GTM: What would you tell a parent, whose youngster
wants to be a filmmaker, why they should send them to
KEITH BROWN: I truly believe that if you are going to
go to a filmmaking program, the focus should be on filmmaking.
This program is not a place for a kid who just wants
to hang out and play with other kids…
GTM: …or to do an afternoon swim or unrelated
physical to knock out any excessive energy that might
be a bit difficult to manage for those who don’t
have, like or even understand kids.
KEITH BROWN: Don’t get me wrong, the filmmakers
who come to KidsEye™ definitely have fun –
but it’s the kind of fun you have when you’re
doing something you think is cool and you are working
with others to achieve a goal. I just love seeing the
kid’s faces when they watch what they’ve
made. I think we allow kids to work with equipment that
they don’t have at home, we allow them access
to filmmakers and professionals that otherwise they
probably wouldn’t have access to. We really focus
on the filmmaking process.
GTM: With the introduction of digital technology
and cheap accessible cameras, film now has become a
very democratic medium, what do you think the future
holds given where we are today?
KEITH BROWN: I think it’s great that people have
more access to these tools. I think it’s great
that I can have a computer in my own home that allows
me to easily work on my own projects. But like I said
before, I think it’s a nice mix between technology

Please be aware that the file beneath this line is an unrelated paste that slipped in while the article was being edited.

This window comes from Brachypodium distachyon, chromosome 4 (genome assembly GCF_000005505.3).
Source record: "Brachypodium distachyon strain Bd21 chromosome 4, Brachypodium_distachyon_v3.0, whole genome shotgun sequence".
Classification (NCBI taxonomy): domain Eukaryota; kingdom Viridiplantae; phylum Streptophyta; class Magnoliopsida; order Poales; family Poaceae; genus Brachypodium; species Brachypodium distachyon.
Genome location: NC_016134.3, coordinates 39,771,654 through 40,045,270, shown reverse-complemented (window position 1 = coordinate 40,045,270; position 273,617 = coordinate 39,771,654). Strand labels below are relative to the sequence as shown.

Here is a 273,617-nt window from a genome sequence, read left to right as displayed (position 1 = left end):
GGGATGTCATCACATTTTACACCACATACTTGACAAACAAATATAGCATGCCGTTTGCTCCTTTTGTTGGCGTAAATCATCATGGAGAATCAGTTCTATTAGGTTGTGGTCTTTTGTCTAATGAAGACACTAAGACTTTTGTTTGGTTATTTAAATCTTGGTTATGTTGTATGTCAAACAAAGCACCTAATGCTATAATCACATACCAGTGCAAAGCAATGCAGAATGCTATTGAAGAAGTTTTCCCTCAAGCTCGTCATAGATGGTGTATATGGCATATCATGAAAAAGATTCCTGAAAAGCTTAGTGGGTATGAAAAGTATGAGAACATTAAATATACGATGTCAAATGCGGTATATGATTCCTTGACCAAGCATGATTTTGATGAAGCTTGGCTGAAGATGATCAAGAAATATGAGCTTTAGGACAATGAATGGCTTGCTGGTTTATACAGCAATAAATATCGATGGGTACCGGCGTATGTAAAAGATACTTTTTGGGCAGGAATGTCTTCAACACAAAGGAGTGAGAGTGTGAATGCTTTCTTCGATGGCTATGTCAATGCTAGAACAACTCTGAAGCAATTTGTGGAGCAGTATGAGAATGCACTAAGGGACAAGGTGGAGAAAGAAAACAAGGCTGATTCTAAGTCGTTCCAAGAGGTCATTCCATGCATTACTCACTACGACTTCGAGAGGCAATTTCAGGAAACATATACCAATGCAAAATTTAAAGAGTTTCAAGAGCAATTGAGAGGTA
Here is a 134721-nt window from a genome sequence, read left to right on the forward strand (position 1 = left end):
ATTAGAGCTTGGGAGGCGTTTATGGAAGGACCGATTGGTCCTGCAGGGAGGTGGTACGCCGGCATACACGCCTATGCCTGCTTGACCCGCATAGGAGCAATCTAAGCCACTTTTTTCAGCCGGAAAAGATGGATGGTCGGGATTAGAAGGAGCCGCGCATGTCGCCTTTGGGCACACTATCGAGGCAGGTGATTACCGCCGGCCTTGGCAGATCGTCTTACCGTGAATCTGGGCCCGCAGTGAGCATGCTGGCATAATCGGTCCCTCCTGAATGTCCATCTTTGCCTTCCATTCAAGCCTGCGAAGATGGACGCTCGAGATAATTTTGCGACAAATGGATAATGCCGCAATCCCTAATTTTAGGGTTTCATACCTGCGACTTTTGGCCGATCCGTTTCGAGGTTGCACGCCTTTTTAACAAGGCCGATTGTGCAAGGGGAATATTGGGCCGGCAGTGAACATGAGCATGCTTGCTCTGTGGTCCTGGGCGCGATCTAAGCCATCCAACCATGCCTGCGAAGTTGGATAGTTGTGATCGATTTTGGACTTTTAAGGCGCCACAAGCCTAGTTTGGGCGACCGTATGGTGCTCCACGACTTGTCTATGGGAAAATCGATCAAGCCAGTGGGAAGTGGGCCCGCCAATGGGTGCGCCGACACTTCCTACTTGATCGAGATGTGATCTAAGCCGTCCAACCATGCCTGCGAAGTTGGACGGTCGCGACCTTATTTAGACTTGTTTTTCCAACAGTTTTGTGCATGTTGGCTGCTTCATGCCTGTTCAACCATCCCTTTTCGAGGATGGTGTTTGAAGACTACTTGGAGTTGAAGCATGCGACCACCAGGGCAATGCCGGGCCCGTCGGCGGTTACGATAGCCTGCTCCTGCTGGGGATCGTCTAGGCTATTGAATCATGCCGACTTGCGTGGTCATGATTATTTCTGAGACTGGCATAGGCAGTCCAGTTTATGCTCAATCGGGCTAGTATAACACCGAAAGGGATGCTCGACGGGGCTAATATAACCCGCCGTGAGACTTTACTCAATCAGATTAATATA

and artistic vision. Just because you have a camera
and a computer-doesn’t necessarily mean you can
make films. Plus, it also forces me to learn how to
trouble shoot computer problems, whereas a long time
ago, that wasn’t a pre-requisite. But I think
– or I hope – that this shift in technology
will allow us to be exposed to work from people who
otherwise would not be able to afford to do this. In
a way, it gives a voice to those who many not have one.
GTM: What would you like youngsters who participate
in KidsEye™ to take away from the program?
KEITH BROWN: I want them to know that filmmaking is
hard work, but yet it’s so rewarding. And fun.
I want them to be able to take what they learn at KidsEye™
and go home and apply that to their own projects. I
want them to shoot movies and show them to large groups
of people. And I think that they are very capable of
Who are the principal players behind this cutting-edge
Christina Mealey, Program Director
Christina Mealey has years of experience working at
and coordinating children's summer camps, such as the
ACA Accredited Kent County YMCA, the YMCA of Greater
Providence and Perspectives Corporation Youth and Family
Services Day Camp. With a Bachelor of Arts in both Education